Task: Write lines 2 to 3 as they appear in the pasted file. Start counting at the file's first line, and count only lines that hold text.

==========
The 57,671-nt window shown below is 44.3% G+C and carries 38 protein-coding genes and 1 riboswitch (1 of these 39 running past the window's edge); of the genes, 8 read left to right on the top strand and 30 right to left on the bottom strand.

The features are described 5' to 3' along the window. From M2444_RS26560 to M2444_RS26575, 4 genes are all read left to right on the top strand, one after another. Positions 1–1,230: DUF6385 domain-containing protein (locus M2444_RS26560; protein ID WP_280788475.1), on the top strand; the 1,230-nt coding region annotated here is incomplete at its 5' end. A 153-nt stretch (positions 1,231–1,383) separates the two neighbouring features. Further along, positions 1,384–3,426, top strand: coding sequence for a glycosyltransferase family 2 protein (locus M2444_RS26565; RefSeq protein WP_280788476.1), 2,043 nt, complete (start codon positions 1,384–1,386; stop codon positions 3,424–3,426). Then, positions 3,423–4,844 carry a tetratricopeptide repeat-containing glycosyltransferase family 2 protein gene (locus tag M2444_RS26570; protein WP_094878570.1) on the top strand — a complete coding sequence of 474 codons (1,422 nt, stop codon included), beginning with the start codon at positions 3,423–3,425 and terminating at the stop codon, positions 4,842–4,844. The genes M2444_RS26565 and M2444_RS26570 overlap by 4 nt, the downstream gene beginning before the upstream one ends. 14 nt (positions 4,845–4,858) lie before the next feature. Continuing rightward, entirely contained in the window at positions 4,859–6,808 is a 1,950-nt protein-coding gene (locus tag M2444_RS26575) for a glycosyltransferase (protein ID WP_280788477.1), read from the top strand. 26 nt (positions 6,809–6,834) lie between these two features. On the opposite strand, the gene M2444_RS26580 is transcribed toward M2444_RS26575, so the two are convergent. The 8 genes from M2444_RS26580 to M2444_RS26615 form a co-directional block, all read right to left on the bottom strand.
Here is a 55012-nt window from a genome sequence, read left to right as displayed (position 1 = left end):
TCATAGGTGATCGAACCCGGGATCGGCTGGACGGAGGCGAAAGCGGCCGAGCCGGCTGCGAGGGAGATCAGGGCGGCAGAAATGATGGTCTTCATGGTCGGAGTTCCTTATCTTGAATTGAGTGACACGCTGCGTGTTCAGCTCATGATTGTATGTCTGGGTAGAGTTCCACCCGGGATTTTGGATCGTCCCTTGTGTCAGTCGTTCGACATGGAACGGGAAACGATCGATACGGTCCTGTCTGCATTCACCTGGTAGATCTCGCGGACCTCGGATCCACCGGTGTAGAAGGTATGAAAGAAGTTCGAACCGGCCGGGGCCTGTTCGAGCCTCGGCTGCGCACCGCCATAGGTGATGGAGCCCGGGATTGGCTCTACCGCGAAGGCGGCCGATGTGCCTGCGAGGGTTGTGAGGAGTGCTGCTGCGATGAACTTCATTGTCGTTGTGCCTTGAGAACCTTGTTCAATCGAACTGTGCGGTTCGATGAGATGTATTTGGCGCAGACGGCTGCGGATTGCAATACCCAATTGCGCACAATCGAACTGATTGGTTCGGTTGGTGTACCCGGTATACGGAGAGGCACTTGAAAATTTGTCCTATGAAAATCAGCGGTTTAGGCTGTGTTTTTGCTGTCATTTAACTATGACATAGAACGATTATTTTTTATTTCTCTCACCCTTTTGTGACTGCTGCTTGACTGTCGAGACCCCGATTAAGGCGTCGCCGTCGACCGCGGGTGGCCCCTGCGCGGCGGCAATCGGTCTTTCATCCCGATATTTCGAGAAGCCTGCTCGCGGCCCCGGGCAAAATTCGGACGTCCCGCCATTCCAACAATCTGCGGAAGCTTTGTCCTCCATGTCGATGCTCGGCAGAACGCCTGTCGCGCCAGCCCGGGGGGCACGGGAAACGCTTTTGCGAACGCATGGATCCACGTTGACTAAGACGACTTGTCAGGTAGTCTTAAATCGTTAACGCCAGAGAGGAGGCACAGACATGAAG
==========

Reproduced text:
The features are described 5' to 3' along the window. From M2444_RS26560 to M2444_RS26575, 4 genes are all read left to right on the top strand, one after another. Positions 1–1,230: DUF6385 domain-containing protein (locus M2444_RS26560; protein ID WP_280788475.1), on the top strand; the 1,230-nt coding region annotated here is incomplete at its 5' end. A 153-nt stretch (positions 1,231–1,383) separates the two neighbouring features. Further along, positions 1,384–3,426, top strand: coding sequence for a glycosyltransferase family 2 protein (locus M2444_RS26565; RefSeq protein WP_280788476.1), 2,043 nt, complete (start codon positions 1,384–1,386; stop codon positions 3,424–3,426). Then, positions 3,423–4,844 carry a tetratricopeptide repeat-containing glycosyltransferase family 2 protein gene (locus tag M2444_RS26570; protein WP_094878570.1) on the top strand — a complete coding sequence of 474 codons (1,422 nt, stop codon included), beginning with the start codon at positions 3,423–3,425 and terminating at the stop codon, positions 4,842–4,844. The genes M2444_RS26565 and M2444_RS26570 overlap by 4 nt, the downstream gene beginning before the upstream one ends. 14 nt (positions 4,845–4,858) lie before the next feature. Continuing rightward, entirely contained in the window at positions 4,859–6,808 is a 1,950-nt protein-coding gene (locus tag M2444_RS26575) for a glycosyltransferase (protein ID WP_280788477.1), read from the top strand. 26 nt (positions 6,809–6,834) lie between these two features. On the opposite strand, the gene M2444_RS26580 is transcribed toward M2444_RS26575, so the two are convergent. The 8 genes from M2444_RS26580 to M2444_RS26615 form a co-directional block, all read right to left on the bottom strand.
Here is a 55012-nt window from a genome sequence, read left to right as displayed (position 1 = left end):